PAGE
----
Polynomials are things like 2*x*^{2} −
3*x* + *x*^{3} − 3. There are three basic
questions you can be asked about a polynomial. (There are lots of
other harder questions, too, but we'll start with these.)

- The
*number of terms*is just the number of pieces separated by plus or minus signs. So, in our example, 2*x*^{2}is one term, 3*x*is a second term,*x*^{3}is a third term and 3 is a fourth term. So there are 4 terms. - The
*degree*means the biggest exponent of*x*. (Of course, it could be some other letter besides*x*.) Here that's 3. But there are two special cases to remember. First, if*x*is never raised to a power, then the degree is 1. (Then it's a linear function, like the ones in earlier sections.) Second, if*x*doesn't appear*at all*(that is all we have is a number, like −3), then the degree is 0. - The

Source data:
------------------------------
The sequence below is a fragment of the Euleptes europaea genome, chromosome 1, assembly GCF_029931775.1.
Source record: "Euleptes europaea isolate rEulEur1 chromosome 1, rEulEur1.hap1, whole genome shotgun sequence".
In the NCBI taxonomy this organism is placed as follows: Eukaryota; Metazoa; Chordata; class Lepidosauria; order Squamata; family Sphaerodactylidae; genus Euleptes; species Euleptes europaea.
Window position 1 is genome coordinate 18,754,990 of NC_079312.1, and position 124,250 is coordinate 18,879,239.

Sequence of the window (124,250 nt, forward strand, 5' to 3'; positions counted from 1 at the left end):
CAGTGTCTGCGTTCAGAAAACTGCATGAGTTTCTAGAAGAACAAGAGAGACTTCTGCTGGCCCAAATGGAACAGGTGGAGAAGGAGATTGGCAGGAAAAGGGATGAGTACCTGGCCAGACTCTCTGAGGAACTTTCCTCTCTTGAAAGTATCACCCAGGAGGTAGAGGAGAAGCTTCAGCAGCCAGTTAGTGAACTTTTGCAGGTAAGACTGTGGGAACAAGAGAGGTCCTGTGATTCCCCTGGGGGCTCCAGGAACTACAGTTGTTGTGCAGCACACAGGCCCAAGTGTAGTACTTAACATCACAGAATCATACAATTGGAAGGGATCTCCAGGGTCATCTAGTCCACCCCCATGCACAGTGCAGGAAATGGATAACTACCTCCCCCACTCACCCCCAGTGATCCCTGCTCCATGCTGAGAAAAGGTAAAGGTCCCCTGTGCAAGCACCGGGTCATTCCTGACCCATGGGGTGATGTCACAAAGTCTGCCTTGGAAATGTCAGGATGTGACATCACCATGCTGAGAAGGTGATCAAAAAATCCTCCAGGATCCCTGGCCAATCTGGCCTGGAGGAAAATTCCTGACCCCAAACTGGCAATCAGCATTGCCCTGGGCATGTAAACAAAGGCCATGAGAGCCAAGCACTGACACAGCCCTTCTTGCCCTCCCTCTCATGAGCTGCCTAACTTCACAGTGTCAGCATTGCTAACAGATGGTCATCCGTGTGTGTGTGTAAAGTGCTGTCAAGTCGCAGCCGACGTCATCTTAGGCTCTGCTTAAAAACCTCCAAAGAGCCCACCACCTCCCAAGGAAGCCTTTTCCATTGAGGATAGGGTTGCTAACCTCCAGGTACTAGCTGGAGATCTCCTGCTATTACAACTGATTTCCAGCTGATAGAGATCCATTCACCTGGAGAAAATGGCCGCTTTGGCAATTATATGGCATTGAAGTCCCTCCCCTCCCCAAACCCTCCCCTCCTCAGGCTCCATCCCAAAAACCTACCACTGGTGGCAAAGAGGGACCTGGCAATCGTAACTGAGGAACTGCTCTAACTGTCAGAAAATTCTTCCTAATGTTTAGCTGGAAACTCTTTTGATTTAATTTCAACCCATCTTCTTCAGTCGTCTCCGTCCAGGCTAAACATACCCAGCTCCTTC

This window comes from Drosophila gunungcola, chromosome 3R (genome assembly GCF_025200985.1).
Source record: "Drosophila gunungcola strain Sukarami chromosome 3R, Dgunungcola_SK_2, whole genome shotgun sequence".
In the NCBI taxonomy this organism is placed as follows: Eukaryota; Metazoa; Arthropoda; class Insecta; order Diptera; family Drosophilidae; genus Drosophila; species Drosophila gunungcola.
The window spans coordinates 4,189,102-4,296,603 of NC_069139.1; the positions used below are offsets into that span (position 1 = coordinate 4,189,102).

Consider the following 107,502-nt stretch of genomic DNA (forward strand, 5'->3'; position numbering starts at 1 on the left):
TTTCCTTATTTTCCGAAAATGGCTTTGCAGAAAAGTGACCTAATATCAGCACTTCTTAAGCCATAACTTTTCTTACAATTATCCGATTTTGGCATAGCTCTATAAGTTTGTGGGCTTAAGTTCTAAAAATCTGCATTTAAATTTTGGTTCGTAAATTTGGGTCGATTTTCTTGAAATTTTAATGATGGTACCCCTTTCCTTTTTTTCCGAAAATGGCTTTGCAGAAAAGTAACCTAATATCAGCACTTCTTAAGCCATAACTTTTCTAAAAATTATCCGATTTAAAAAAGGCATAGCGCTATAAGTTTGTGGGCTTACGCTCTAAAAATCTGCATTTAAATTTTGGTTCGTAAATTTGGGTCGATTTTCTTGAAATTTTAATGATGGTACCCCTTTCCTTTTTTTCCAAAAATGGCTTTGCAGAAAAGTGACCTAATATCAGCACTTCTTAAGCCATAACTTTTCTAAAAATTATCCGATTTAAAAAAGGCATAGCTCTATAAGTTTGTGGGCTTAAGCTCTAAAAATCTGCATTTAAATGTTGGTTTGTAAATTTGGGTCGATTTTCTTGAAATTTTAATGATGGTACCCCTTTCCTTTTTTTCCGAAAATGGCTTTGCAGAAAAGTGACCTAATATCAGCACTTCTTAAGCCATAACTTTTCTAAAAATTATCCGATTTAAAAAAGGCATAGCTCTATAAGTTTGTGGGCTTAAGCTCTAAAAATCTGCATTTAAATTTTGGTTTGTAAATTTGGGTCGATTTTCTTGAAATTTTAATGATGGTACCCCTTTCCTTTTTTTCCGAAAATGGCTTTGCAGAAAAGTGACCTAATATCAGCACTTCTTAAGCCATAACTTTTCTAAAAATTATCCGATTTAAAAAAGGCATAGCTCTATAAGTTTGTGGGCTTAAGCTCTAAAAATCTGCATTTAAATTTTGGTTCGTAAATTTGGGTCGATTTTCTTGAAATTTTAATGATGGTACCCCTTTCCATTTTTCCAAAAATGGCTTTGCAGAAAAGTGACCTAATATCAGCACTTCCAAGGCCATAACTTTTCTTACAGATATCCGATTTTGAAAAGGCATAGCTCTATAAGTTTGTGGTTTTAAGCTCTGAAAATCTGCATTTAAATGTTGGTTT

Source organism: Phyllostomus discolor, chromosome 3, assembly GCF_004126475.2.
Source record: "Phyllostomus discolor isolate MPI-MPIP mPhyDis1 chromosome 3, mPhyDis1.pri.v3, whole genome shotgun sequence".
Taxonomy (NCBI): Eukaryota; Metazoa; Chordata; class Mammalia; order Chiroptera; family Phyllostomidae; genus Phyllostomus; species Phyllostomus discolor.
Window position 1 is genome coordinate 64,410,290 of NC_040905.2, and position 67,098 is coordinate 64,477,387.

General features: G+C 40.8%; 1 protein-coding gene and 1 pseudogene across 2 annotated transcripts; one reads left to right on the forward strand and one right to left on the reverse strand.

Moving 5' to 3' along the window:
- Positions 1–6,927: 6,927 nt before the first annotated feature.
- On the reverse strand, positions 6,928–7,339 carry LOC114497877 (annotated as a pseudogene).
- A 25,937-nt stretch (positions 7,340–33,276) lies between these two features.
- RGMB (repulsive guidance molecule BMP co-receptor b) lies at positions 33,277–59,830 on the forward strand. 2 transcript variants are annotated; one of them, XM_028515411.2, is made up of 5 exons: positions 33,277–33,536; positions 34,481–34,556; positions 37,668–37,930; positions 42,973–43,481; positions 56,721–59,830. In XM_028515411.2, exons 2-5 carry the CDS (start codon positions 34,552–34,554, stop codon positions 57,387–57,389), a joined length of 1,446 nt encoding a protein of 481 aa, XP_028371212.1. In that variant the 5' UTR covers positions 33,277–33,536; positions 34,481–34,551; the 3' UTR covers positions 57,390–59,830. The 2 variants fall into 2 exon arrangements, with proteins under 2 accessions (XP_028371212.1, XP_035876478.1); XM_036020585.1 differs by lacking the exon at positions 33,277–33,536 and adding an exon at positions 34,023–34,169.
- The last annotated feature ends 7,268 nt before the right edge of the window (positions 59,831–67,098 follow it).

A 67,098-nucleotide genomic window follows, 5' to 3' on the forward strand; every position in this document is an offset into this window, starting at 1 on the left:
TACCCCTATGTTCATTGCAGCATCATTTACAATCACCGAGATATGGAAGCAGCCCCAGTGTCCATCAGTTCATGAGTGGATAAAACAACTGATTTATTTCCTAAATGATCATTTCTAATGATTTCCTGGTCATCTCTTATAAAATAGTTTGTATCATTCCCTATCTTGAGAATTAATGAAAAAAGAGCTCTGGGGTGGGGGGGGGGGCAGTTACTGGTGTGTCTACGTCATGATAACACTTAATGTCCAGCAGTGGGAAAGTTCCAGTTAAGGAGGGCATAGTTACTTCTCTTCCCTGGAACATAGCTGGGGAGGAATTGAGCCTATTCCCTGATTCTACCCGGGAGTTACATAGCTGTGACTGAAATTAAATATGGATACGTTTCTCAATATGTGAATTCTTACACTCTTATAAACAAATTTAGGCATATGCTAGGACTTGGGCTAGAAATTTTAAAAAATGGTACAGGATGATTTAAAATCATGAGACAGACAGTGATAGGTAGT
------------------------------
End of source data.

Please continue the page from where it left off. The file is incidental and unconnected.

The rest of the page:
*leading coefficient*means the number in front of whatever term the degree came from. In this case, the degree came from the term*x*^{3}, which is the same as 1*x*^{3}, so the leading coefficient is 1. If there's a minus sign in front of that term, then it counts as part of the leading coefficient.